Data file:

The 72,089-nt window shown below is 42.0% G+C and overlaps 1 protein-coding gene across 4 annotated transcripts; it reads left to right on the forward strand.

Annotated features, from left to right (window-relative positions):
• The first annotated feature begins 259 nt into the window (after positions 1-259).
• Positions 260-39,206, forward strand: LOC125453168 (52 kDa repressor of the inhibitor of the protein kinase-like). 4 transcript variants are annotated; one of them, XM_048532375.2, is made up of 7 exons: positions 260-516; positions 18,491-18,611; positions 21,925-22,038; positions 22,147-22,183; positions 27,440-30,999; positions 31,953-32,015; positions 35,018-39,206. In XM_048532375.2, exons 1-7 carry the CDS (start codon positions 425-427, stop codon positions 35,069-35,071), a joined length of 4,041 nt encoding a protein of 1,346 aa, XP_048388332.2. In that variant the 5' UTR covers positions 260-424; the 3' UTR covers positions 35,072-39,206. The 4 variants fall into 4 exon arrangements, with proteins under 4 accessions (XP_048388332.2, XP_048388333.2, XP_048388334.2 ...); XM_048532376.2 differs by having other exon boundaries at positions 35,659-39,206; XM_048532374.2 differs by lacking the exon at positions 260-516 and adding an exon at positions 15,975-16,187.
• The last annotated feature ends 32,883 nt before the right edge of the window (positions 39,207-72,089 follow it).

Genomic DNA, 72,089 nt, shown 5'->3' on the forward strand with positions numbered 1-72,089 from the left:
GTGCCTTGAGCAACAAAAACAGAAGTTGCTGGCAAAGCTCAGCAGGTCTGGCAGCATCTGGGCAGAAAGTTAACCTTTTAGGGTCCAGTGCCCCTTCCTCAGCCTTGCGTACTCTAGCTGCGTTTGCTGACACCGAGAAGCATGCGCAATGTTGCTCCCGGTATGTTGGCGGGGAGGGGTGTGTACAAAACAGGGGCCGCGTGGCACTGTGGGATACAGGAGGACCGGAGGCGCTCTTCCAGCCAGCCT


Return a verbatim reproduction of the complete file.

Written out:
The 72,089-nt window shown below is 42.0% G+C and overlaps 1 protein-coding gene across 4 annotated transcripts; it reads left to right on the forward strand.

Annotated features, from left to right (window-relative positions):
• The first annotated feature begins 259 nt into the window (after positions 1-259).
• Positions 260-39,206, forward strand: LOC125453168 (52 kDa repressor of the inhibitor of the protein kinase-like). 4 transcript variants are annotated; one of them, XM_048532375.2, is made up of 7 exons: positions 260-516; positions 18,491-18,611; positions 21,925-22,038; positions 22,147-22,183; positions 27,440-30,999; positions 31,953-32,015; positions 35,018-39,206. In XM_048532375.2, exons 1-7 carry the CDS (start codon positions 425-427, stop codon positions 35,069-35,071), a joined length of 4,041 nt encoding a protein of 1,346 aa, XP_048388332.2. In that variant the 5' UTR covers positions 260-424; the 3' UTR covers positions 35,072-39,206. The 4 variants fall into 4 exon arrangements, with proteins under 4 accessions (XP_048388332.2, XP_048388333.2, XP_048388334.2 ...); XM_048532376.2 differs by having other exon boundaries at positions 35,659-39,206; XM_048532374.2 differs by lacking the exon at positions 260-516 and adding an exon at positions 15,975-16,187.
• The last annotated feature ends 32,883 nt before the right edge of the window (positions 39,207-72,089 follow it).

Genomic DNA, 72,089 nt, shown 5'->3' on the forward strand with positions numbered 1-72,089 from the left:
GTGCCTTGAGCAACAAAAACAGAAGTTGCTGGCAAAGCTCAGCAGGTCTGGCAGCATCTGGGCAGAAAGTTAACCTTTTAGGGTCCAGTGCCCCTTCCTCAGCCTTGCGTACTCTAGCTGCGTTTGCTGACACCGAGAAGCATGCGCAATGTTGCTCCCGGTATGTTGGCGGGGAGGGGTGTGTACAAAACAGGGGCCGCGTGGCACTGTGGGATACAGGAGGACCGGAGGCGCTCTTCCAGCCAGCCT